I remember watching Danny Boyle’s production of Frankenstein at the National Theatre, and as I left I overheard two women talking. This is what they said: “How on earth did they expect us to believe that that black man (George Harris) fathered those white children?”
I remember thinking: “Hold on, you can suspend your disbelief enough to allow for a humanoid creature to be built from cadavers, stitched together and reanimated by a heavenly spark, but interracial relationships are a step too far?” And then it happened again with Trevor Nunn’s The Wars of the Roses. And again with The Telegraph’s review of the Royal Exchange Theatre’s recent production of A Streetcar Named Desire. And again, when the casting was announced for Harry Potter with Noma Dumezweni as Hermione. The frenzy that this decision caused across social media reminded me, again, that ethnicity, or more specifically the tone of one’s skin, remains, in theatre, an immovable barrier for some.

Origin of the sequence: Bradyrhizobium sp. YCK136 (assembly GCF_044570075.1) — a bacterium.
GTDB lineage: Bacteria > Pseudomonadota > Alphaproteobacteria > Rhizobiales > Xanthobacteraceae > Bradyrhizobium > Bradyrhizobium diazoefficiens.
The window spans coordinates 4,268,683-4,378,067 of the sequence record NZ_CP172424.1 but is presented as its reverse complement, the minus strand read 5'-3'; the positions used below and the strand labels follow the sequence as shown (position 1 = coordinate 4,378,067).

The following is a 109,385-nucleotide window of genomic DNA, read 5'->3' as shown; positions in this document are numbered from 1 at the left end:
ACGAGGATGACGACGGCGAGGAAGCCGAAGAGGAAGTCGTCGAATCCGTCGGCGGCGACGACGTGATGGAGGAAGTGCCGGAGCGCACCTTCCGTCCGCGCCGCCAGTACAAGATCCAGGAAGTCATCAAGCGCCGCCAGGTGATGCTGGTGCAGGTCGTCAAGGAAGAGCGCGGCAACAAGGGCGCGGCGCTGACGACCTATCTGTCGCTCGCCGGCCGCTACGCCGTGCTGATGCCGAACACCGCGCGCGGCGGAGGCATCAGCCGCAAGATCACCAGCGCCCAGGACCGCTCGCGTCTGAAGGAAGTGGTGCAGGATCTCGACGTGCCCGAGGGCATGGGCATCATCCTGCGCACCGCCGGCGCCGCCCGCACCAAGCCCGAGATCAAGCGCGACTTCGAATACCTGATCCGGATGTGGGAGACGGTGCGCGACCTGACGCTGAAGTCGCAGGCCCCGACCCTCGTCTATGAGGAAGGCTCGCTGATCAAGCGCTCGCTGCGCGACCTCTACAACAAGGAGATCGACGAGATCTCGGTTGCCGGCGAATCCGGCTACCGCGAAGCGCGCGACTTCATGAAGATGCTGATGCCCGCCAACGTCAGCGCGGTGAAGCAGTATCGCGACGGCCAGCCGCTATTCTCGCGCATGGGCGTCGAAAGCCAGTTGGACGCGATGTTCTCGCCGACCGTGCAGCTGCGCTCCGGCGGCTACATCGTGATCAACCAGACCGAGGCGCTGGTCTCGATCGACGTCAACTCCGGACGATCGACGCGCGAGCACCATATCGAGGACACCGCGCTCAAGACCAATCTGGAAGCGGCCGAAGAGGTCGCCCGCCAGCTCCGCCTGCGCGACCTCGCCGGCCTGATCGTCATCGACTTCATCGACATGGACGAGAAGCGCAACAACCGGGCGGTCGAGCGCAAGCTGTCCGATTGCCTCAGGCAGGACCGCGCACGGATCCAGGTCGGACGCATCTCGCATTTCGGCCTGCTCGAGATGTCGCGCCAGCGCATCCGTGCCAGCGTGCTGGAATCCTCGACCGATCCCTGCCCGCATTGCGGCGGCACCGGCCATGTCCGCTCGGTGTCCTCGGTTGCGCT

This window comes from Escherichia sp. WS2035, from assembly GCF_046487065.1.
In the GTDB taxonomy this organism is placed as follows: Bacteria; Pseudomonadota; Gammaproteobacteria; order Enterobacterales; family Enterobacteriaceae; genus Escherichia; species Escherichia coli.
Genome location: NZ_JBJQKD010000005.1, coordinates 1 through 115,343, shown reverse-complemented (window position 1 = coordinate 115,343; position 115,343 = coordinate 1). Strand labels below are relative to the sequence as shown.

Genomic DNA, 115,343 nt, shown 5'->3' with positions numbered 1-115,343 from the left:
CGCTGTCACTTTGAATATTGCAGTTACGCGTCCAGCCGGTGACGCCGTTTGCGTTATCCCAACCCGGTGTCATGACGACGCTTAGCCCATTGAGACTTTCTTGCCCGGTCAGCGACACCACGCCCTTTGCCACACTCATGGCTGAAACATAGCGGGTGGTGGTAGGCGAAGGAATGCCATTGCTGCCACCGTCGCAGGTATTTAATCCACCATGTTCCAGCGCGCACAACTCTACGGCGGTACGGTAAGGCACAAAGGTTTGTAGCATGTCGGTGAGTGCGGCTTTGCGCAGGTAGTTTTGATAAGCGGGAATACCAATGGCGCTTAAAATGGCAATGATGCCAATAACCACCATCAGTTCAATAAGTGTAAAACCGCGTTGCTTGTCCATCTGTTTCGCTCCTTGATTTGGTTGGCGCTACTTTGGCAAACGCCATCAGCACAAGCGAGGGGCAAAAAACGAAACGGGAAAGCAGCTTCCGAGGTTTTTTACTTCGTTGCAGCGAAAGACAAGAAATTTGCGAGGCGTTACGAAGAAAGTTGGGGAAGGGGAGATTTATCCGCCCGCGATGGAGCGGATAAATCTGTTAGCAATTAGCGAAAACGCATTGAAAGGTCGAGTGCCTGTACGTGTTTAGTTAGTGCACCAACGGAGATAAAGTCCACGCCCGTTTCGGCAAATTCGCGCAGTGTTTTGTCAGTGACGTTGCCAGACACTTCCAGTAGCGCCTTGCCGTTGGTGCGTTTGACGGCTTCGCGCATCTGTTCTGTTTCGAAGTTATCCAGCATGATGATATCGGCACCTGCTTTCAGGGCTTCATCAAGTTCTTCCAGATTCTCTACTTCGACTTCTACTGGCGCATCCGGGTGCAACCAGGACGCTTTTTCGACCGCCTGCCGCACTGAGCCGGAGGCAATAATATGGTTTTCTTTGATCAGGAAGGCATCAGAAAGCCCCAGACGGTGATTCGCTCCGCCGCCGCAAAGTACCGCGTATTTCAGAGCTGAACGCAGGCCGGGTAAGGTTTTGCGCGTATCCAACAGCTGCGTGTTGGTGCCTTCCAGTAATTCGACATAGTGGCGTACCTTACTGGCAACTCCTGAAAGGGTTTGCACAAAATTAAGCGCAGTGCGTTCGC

But in an industry that is fuelled by imagination, play and make-believe, why do we continue to return to narrow-minded ideas about how shows and their casts should look? What does this mean for on-stage diversity and our fight to make, support and create art that truly, realistically reflects the richness and complexity of our world?
This idea that we all ought to conform to an inflexible reality is not only creatively limiting, but also extremely worrying. For such a long time theatre has been defined by white men writing plays for white people. Thankfully, that’s no longer the case, but sometimes it is a reality that we (practitioners, audiences, critics) remain tied to. So, why is it seemingly so difficult to cut those ties and make, or accept, casting decisions that reflect a new, broader reality, one that is in tune with the diversity of our communities, and more reflective of the society we live in? Anyone who has been following recent conversations and developments in the arts industry will be more than aware that diversity is a hot topic.